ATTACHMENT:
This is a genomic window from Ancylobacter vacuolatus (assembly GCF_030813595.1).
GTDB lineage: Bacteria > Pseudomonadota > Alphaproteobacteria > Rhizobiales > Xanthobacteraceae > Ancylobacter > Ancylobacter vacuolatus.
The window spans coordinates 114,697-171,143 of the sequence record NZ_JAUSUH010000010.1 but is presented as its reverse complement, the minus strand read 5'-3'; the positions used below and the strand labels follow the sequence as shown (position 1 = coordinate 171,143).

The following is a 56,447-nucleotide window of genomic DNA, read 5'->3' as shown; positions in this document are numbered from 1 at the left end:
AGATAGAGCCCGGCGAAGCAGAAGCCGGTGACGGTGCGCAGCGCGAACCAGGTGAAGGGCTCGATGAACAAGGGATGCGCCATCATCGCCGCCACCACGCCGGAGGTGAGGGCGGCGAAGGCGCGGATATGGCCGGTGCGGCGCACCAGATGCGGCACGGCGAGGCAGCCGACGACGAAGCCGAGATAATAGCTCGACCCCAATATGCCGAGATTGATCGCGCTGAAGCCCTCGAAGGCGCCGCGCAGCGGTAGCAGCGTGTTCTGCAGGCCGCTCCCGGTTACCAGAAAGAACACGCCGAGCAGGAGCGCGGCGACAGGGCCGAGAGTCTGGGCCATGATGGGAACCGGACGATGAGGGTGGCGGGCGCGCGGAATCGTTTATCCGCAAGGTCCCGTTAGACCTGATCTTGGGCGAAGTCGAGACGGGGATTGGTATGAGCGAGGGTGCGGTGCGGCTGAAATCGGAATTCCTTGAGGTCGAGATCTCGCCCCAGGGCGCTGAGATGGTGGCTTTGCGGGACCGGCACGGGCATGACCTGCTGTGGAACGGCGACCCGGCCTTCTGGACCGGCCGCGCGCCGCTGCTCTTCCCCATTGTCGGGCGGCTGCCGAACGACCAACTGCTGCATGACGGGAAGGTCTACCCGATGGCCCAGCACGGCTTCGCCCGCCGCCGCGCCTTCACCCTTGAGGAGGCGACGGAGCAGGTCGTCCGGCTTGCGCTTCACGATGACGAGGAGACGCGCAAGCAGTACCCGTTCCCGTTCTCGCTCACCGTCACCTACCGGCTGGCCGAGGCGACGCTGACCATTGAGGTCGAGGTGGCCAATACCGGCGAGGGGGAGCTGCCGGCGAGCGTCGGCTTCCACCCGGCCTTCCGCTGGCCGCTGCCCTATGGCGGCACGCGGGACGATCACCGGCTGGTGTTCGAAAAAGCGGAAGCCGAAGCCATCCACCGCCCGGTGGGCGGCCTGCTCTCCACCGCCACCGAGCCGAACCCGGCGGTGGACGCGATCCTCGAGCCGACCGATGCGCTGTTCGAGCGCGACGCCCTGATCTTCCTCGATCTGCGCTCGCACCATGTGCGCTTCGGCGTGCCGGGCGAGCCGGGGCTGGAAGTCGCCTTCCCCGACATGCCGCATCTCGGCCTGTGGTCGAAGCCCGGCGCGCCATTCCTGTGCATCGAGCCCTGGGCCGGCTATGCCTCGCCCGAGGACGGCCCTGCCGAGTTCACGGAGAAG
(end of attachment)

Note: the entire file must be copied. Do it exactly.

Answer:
This is a genomic window from Ancylobacter vacuolatus (assembly GCF_030813595.1).
GTDB lineage: Bacteria > Pseudomonadota > Alphaproteobacteria > Rhizobiales > Xanthobacteraceae > Ancylobacter > Ancylobacter vacuolatus.
The window spans coordinates 114,697-171,143 of the sequence record NZ_JAUSUH010000010.1 but is presented as its reverse complement, the minus strand read 5'-3'; the positions used below and the strand labels follow the sequence as shown (position 1 = coordinate 171,143).

The following is a 56,447-nucleotide window of genomic DNA, read 5'->3' as shown; positions in this document are numbered from 1 at the left end:
AGATAGAGCCCGGCGAAGCAGAAGCCGGTGACGGTGCGCAGCGCGAACCAGGTGAAGGGCTCGATGAACAAGGGATGCGCCATCATCGCCGCCACCACGCCGGAGGTGAGGGCGGCGAAGGCGCGGATATGGCCGGTGCGGCGCACCAGATGCGGCACGGCGAGGCAGCCGACGACGAAGCCGAGATAATAGCTCGACCCCAATATGCCGAGATTGATCGCGCTGAAGCCCTCGAAGGCGCCGCGCAGCGGTAGCAGCGTGTTCTGCAGGCCGCTCCCGGTTACCAGAAAGAACACGCCGAGCAGGAGCGCGGCGACAGGGCCGAGAGTCTGGGCCATGATGGGAACCGGACGATGAGGGTGGCGGGCGCGCGGAATCGTTTATCCGCAAGGTCCCGTTAGACCTGATCTTGGGCGAAGTCGAGACGGGGATTGGTATGAGCGAGGGTGCGGTGCGGCTGAAATCGGAATTCCTTGAGGTCGAGATCTCGCCCCAGGGCGCTGAGATGGTGGCTTTGCGGGACCGGCACGGGCATGACCTGCTGTGGAACGGCGACCCGGCCTTCTGGACCGGCCGCGCGCCGCTGCTCTTCCCCATTGTCGGGCGGCTGCCGAACGACCAACTGCTGCATGACGGGAAGGTCTACCCGATGGCCCAGCACGGCTTCGCCCGCCGCCGCGCCTTCACCCTTGAGGAGGCGACGGAGCAGGTCGTCCGGCTTGCGCTTCACGATGACGAGGAGACGCGCAAGCAGTACCCGTTCCCGTTCTCGCTCACCGTCACCTACCGGCTGGCCGAGGCGACGCTGACCATTGAGGTCGAGGTGGCCAATACCGGCGAGGGGGAGCTGCCGGCGAGCGTCGGCTTCCACCCGGCCTTCCGCTGGCCGCTGCCCTATGGCGGCACGCGGGACGATCACCGGCTGGTGTTCGAAAAAGCGGAAGCCGAAGCCATCCACCGCCCGGTGGGCGGCCTGCTCTCCACCGCCACCGAGCCGAACCCGGCGGTGGACGCGATCCTCGAGCCGACCGATGCGCTGTTCGAGCGCGACGCCCTGATCTTCCTCGATCTGCGCTCGCACCATGTGCGCTTCGGCGTGCCGGGCGAGCCGGGGCTGGAAGTCGCCTTCCCCGACATGCCGCATCTCGGCCTGTGGTCGAAGCCCGGCGCGCCATTCCTGTGCATCGAGCCCTGGGCCGGCTATGCCTCGCCCGAGGACGGCCCTGCCGAGTTCACGGAGAAG